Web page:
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Federal Writers’ Festival, Australia

What an amazing experience to be invited as a guest speaker to the inaugural Federal Writers Festival amongst so many known published authors from around Australia, Asia, the Pacific, Canada and the U.S.

The opening speaker was Kerry O’Brien with his latest memoir. He is one of Australia’s most respected journalists, having been awarded six Walkley Awards during his career.

On stage I was able to talk about the different aspects of my life and my writing. I had free range to talk about my first book ‘The 5-Minute Guide to Emotional Intelligence’ (and then sold 10 copies), about my latest book ‘The Key’ on emotional intelligence for teenagers and my memoir ‘Hip Hop & Hope’ that I had just finished writing and handed over to my editor Laurel Cohn who was in the audience.

What a fantastic festival. The hall was packed, the people were friendly and interested and the ‘in betweens’ and ‘afters’ full of delicious food and wine. Thank you to Philip McLaren for the foresight to put this together in such a gorgeous location up in the hills.

 

Asia Pacific Writers Conference, Indonesia.

On Tue 24th Oct at Ganesha University, a 3 hour (or more realistically, 4 or 5 hour) drive from Denpasar airport in Bali (through stunning mountains I might add), I was on a panel as part of the 3-day Asia Pacific Writers and Translators 10th anniversary conference.

This was my 5th one.

The topic of this 90 minute panel was:

Belonging and Writing:
Exile, Homecoming and Return Narratives.

Just a small topic!

I was one of three on the panel and last minute became the moderator also as ours had to head back home south to Sanur. I was worried that being both moderator and panelist would be a little tricky with Osamah Sami on the panel – an award-winning actor, writer, director and stand-up comedian, with a memoir Good Muslim Boy and movie Ali’s Wedding. A lively and confident personality as you might expect, but also a humble young man born in Iran to Iraqi parents who moved to Australia as a teenager. The panel was rounded off with writer and PhD candidate from Queensland Australia, Sophie MacNeill.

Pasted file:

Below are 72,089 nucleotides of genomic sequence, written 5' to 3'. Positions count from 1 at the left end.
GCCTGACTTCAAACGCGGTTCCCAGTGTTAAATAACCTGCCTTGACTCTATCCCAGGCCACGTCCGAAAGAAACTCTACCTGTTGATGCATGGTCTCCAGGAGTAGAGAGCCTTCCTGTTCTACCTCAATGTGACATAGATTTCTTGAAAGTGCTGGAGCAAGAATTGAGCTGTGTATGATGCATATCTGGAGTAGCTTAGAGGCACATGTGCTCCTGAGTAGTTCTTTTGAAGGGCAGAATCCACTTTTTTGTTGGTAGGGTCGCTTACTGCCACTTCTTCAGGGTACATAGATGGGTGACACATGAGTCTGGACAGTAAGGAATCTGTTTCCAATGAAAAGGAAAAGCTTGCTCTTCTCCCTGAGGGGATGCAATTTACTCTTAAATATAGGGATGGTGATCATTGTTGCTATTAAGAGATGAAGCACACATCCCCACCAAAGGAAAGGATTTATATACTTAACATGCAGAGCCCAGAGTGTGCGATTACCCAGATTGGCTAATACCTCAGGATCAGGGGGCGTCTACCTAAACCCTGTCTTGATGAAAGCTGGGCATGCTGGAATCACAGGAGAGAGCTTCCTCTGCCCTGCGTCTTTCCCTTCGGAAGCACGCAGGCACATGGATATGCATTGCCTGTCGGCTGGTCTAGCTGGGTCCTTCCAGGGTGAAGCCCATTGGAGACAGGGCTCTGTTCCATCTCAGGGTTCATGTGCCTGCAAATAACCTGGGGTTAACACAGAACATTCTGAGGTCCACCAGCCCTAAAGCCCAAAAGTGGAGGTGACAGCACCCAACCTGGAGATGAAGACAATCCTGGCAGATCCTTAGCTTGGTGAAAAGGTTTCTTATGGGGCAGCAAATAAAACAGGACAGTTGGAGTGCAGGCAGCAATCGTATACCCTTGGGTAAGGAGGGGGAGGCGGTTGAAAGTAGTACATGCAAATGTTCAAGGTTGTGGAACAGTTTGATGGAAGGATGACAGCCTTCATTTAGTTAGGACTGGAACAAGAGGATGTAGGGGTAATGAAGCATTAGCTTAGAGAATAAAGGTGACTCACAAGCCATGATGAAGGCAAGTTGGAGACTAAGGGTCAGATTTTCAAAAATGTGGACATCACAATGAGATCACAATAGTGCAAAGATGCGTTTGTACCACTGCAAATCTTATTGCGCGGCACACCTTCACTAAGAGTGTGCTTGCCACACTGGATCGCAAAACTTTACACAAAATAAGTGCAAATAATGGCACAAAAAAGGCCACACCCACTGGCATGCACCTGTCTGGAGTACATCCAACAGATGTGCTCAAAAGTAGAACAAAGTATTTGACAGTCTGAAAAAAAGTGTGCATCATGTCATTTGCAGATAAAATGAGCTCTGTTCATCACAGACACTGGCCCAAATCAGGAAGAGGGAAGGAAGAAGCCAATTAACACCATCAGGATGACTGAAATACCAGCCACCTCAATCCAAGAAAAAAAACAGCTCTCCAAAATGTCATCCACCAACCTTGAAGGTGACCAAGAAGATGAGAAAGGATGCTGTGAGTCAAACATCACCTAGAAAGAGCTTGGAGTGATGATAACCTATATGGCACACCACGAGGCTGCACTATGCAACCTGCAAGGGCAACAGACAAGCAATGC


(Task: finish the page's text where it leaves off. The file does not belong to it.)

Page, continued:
What unfolded quite naturally was a juicy discussion on ‘home’, ‘exile’, ‘belonging’ and ‘identity’ from a Muslim Iranian, Iraqi Aussie, a born and bred Australian Aussie of Irish decent, and a Jewish Australian expat living in Asia. As you can well imagine then, questions of belonging and identity were about as straight forward as our panel’s participant’s stories. ​The audience seemed to really enjoy the discussion and had plenty of questions for us. Thanks to everyone for coming down and thanks to the panel for their honesty and courage in their stories. The 3-day conference was as always, full of incredible authors, editors, translators and publishers. Northern Indonesia was such an incredible place to host such an event, most of us having never adventured to this area before. Here is (some of) the 200-strong gang from over 23 countries.